“They have a history of intergeneration trauma,” Sunindiya Bhalla says of these mothers. “They have high ACES,” adverse childhood experiences, “and their children have high ACES.” Bhalla is Roca’s chief of 2Gen Strategy & Programming.

The Moms and children that Roca helps may be dealing with violence, trauma, gang involvement, or drug and alcohol use. Some have dropped out of high school. Some have limited English skills or no work history. Often, Bhalla says, no one is teaching these mothers how to be parents. (more…)

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Sally Fuller

Contrary to what you may have heard, Sally Fuller has not completely retired.

Strategies for Children is excited to announce that Fuller, a long-time colleague and friend, has joined our board.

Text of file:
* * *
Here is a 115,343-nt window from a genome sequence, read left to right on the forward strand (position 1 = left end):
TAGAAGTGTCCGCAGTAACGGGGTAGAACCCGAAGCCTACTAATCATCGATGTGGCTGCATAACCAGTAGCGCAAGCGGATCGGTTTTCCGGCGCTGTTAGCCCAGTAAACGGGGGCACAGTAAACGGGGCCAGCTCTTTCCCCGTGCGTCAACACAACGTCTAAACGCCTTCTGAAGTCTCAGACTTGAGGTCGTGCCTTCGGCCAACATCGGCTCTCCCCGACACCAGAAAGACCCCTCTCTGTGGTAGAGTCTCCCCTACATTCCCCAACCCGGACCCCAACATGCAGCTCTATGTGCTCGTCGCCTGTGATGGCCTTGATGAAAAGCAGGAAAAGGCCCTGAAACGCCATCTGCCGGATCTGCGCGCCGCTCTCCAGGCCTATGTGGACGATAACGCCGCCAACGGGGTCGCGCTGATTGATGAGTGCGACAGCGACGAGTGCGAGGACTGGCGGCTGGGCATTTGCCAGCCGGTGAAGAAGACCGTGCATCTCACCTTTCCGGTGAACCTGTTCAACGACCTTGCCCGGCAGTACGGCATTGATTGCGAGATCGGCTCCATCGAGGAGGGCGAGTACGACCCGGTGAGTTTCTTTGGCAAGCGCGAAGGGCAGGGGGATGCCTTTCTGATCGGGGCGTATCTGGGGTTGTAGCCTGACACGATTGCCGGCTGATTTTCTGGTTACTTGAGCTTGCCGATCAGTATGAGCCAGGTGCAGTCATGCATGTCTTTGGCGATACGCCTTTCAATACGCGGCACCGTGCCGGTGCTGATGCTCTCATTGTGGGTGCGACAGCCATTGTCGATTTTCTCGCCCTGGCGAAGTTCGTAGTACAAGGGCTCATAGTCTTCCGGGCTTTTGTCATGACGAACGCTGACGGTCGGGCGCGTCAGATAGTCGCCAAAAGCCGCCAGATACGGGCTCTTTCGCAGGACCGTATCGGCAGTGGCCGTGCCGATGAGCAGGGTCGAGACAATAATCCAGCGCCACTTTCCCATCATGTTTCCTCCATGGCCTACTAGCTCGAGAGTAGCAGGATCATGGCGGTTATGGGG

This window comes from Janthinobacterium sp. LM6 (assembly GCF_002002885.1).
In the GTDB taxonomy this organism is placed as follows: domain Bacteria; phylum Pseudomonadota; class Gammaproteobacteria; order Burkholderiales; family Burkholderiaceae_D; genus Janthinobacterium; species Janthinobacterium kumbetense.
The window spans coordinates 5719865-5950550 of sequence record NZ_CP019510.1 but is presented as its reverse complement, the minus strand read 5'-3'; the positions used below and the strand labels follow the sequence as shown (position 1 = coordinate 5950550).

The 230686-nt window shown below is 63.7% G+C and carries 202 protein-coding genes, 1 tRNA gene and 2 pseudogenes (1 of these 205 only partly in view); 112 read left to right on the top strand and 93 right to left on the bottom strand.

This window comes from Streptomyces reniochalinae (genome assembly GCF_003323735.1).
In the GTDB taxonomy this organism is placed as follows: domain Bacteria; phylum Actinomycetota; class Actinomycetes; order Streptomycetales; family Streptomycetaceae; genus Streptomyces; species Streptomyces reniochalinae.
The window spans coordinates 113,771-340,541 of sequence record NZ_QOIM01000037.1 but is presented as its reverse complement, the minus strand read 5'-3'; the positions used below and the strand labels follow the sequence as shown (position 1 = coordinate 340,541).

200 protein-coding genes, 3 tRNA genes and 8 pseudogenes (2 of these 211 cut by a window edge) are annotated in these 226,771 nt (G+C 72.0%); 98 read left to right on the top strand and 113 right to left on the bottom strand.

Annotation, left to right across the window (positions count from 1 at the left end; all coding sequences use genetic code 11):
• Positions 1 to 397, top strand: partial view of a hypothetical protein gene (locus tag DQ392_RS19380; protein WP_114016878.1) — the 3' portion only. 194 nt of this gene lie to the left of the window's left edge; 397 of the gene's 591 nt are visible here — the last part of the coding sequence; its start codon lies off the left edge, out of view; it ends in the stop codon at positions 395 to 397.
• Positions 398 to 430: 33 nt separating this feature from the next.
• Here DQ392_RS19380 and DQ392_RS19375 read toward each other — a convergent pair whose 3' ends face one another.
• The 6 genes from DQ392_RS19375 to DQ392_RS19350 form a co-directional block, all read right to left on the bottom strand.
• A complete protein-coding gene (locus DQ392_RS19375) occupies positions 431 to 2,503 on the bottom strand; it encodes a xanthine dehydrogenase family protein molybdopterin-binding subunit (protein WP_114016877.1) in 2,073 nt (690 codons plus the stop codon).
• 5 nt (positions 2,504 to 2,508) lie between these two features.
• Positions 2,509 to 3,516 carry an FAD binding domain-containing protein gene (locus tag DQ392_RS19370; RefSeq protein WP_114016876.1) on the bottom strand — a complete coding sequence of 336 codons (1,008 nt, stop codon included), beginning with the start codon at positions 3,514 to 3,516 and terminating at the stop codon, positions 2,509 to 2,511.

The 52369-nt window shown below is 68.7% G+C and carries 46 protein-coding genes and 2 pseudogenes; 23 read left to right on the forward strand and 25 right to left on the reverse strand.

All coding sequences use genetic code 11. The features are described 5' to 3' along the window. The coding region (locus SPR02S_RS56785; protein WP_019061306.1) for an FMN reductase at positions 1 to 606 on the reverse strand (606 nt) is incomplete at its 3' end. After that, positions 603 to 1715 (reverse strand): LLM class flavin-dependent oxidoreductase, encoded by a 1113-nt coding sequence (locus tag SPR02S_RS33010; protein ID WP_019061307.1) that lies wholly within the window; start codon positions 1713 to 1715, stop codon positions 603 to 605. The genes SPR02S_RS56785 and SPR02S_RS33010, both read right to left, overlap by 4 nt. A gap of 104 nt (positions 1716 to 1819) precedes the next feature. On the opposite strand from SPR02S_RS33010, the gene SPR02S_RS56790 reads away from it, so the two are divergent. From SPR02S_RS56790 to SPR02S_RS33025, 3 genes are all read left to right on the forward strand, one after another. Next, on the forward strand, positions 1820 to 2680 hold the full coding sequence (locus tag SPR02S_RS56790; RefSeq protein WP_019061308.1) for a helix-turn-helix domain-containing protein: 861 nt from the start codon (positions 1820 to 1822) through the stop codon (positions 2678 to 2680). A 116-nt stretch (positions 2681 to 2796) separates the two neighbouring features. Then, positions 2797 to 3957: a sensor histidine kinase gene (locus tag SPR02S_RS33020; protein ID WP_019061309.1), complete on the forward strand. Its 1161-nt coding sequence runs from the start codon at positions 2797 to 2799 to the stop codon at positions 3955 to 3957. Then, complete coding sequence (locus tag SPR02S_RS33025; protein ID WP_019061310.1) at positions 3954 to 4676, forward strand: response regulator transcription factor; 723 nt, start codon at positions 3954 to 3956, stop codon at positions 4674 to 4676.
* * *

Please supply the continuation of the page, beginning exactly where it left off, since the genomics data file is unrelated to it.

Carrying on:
“I have such tremendous respect for what Strategies has done and continues to do,” Fuller told us recently.

As we’ve blogged before, Fuller worked for the Irene E. & George A. Davis Foundation, where she started in 2005 as the project direct for Cherish Every Child, the foundation’s early childhood initiative.

“The Davis family cares deeply about education. That’s their overarching commitment,” Fuller explains. “They knew Margaret Blood,” the founder of Strategies for Children, “and they brought Margaret to Springfield to work with them.”

The Davis Foundation came to sum up its intentions in a single question, Fuller says: “How can we work together to put children at the center of the community’s agenda?”

“That’s how the Cherish Every Child initiative was started at the foundation, and they needed someone to work full time, so that’s why I went there.”

Fuller, the foundation, and community partners across Springfield worked on expanding early education opportunities and on ensuring that more of the city’s children could read proficiently by the third grade.